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Geriatrics. 2002 Mar;57(3):56-61.

Bacterial pneumonia. Managing a deadly complication of influenza in older adults with comorbid disease.

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  • 1School of Medicine and Biomedical Sciences, State University of New York at Buffalo, USA.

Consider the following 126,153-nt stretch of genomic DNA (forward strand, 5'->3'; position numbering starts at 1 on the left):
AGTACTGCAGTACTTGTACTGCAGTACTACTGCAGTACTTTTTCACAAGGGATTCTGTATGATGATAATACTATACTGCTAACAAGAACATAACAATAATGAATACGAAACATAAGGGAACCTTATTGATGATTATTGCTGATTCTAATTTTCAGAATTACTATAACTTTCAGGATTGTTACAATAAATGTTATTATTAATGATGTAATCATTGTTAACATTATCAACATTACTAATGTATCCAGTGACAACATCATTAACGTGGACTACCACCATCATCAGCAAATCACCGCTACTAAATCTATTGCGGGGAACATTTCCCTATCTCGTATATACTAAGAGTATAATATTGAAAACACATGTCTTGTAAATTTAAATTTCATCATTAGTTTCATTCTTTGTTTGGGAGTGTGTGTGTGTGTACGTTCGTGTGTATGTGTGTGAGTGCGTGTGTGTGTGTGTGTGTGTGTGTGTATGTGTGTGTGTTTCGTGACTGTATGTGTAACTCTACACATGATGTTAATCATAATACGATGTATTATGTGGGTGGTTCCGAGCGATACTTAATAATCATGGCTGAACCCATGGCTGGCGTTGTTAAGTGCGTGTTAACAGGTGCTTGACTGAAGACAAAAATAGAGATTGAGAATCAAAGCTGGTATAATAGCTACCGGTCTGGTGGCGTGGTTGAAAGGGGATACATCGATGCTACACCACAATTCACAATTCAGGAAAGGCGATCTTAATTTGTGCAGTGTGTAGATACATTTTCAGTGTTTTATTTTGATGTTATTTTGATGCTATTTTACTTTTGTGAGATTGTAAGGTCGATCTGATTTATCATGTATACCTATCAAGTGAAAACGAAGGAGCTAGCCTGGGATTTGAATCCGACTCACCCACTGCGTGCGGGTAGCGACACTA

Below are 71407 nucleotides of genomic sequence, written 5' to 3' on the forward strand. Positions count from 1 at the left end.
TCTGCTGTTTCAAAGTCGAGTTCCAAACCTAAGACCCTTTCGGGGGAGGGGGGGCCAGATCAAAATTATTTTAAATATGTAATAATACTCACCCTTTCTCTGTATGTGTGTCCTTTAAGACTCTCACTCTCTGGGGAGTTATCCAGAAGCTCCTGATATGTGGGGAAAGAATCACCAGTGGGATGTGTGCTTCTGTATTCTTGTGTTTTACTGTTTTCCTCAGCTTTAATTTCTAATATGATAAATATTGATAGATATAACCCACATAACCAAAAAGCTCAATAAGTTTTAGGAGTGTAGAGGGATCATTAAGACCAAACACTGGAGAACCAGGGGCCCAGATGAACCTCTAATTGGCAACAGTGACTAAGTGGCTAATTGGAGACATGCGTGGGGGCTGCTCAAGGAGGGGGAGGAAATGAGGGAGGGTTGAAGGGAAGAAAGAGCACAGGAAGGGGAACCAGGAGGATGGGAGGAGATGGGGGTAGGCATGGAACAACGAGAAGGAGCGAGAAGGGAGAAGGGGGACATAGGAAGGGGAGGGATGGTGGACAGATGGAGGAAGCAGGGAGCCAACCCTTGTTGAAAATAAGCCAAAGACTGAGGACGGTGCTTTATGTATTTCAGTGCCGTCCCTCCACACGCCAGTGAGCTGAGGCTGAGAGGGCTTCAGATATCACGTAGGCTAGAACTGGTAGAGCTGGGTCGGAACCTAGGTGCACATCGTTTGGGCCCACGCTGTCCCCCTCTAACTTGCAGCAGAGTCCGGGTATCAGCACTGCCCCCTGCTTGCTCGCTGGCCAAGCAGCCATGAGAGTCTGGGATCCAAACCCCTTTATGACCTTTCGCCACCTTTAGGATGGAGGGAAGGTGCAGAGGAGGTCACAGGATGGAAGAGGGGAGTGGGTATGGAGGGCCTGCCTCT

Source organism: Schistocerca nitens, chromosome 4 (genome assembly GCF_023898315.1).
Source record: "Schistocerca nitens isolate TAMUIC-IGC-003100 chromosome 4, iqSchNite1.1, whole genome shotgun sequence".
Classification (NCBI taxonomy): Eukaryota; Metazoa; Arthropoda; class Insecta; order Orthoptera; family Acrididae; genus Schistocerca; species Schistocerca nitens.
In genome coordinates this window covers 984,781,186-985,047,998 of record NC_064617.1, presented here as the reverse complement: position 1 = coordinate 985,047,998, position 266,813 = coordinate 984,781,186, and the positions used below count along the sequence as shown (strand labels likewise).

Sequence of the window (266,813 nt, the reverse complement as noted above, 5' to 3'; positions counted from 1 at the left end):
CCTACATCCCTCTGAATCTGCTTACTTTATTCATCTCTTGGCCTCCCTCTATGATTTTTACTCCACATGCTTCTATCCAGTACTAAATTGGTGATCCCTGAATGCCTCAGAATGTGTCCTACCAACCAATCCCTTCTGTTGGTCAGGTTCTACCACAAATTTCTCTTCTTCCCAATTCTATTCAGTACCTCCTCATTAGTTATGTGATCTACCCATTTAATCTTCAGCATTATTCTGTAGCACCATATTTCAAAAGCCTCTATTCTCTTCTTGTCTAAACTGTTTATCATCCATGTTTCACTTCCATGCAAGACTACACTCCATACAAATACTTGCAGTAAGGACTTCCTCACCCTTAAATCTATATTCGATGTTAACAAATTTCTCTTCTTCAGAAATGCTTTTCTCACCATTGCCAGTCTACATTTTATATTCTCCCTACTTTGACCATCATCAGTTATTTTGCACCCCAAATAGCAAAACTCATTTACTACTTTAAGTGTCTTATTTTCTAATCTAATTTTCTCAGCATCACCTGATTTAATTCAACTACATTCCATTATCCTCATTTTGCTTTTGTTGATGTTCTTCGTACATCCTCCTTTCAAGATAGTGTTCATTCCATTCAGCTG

In patients with Influenza, the risk of death from pneumonia is closely associated with age and chronic conditions. Mortality from influenza and pneumonia in Americans age > or = 65 has been increasing since 1980. Pneumonia following influenza is usually caused by a secondary bacterial infection. Pathogens most commonly implicated are Streptococcus pneumoniae, Staphylococcus aureus, and Haemophilus influenzae. Prompt empiric therapy effective against the suspected pathogen is indicated, whether the patient is being treated as an outpatient or requires inpatient observation or hospitalization for i.v. administration. Influenza vaccination of older patients living in the community has been shown to decrease hospitalizations for influenza and pneumonia by 52% and mortality by 70% in those with chronic lung disease. Protective rates are similar for residents of long-term care facilities.

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